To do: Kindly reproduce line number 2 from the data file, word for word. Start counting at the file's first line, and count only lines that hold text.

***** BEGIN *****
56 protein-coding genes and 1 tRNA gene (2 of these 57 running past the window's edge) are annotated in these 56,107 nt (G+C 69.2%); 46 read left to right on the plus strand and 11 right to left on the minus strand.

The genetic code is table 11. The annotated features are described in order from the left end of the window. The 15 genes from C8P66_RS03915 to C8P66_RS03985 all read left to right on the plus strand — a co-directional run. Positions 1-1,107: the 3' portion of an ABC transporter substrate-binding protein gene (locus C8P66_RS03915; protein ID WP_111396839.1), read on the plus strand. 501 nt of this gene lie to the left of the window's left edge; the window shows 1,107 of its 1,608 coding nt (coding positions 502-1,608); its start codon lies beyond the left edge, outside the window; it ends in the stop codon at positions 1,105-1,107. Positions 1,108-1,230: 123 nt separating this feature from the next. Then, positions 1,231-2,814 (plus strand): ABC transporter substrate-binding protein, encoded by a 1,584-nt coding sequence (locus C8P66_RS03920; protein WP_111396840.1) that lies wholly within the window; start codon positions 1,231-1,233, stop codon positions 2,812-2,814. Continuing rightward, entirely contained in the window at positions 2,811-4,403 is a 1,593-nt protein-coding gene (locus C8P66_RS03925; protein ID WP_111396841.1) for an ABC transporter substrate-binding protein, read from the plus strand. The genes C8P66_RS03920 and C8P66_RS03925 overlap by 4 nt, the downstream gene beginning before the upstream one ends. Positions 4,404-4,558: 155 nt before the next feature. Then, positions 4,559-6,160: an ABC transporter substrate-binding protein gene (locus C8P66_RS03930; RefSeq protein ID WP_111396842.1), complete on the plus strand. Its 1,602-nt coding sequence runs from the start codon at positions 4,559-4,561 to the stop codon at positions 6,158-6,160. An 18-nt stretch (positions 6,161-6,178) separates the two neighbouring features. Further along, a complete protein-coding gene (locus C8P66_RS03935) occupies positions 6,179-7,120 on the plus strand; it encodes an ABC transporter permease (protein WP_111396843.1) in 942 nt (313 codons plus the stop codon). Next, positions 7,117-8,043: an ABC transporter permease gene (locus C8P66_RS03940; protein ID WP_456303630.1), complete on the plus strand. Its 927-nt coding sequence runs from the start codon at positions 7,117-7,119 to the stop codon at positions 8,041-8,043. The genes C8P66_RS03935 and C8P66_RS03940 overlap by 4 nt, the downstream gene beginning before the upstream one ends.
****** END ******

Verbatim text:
The genetic code is table 11. The annotated features are described in order from the left end of the window. The 15 genes from C8P66_RS03915 to C8P66_RS03985 all read left to right on the plus strand — a co-directional run. Positions 1-1,107: the 3' portion of an ABC transporter substrate-binding protein gene (locus C8P66_RS03915; protein ID WP_111396839.1), read on the plus strand. 501 nt of this gene lie to the left of the window's left edge; the window shows 1,107 of its 1,608 coding nt (coding positions 502-1,608); its start codon lies beyond the left edge, outside the window; it ends in the stop codon at positions 1,105-1,107. Positions 1,108-1,230: 123 nt separating this feature from the next. Then, positions 1,231-2,814 (plus strand): ABC transporter substrate-binding protein, encoded by a 1,584-nt coding sequence (locus C8P66_RS03920; protein WP_111396840.1) that lies wholly within the window; start codon positions 1,231-1,233, stop codon positions 2,812-2,814. Continuing rightward, entirely contained in the window at positions 2,811-4,403 is a 1,593-nt protein-coding gene (locus C8P66_RS03925; protein ID WP_111396841.1) for an ABC transporter substrate-binding protein, read from the plus strand. The genes C8P66_RS03920 and C8P66_RS03925 overlap by 4 nt, the downstream gene beginning before the upstream one ends. Positions 4,404-4,558: 155 nt before the next feature. Then, positions 4,559-6,160: an ABC transporter substrate-binding protein gene (locus C8P66_RS03930; RefSeq protein ID WP_111396842.1), complete on the plus strand. Its 1,602-nt coding sequence runs from the start codon at positions 4,559-4,561 to the stop codon at positions 6,158-6,160. An 18-nt stretch (positions 6,161-6,178) separates the two neighbouring features. Further along, a complete protein-coding gene (locus C8P66_RS03935) occupies positions 6,179-7,120 on the plus strand; it encodes an ABC transporter permease (protein WP_111396843.1) in 942 nt (313 codons plus the stop codon). Next, positions 7,117-8,043: an ABC transporter permease gene (locus C8P66_RS03940; protein ID WP_456303630.1), complete on the plus strand. Its 927-nt coding sequence runs from the start codon at positions 7,117-7,119 to the stop codon at positions 8,041-8,043. The genes C8P66_RS03935 and C8P66_RS03940 overlap by 4 nt, the downstream gene beginning before the upstream one ends.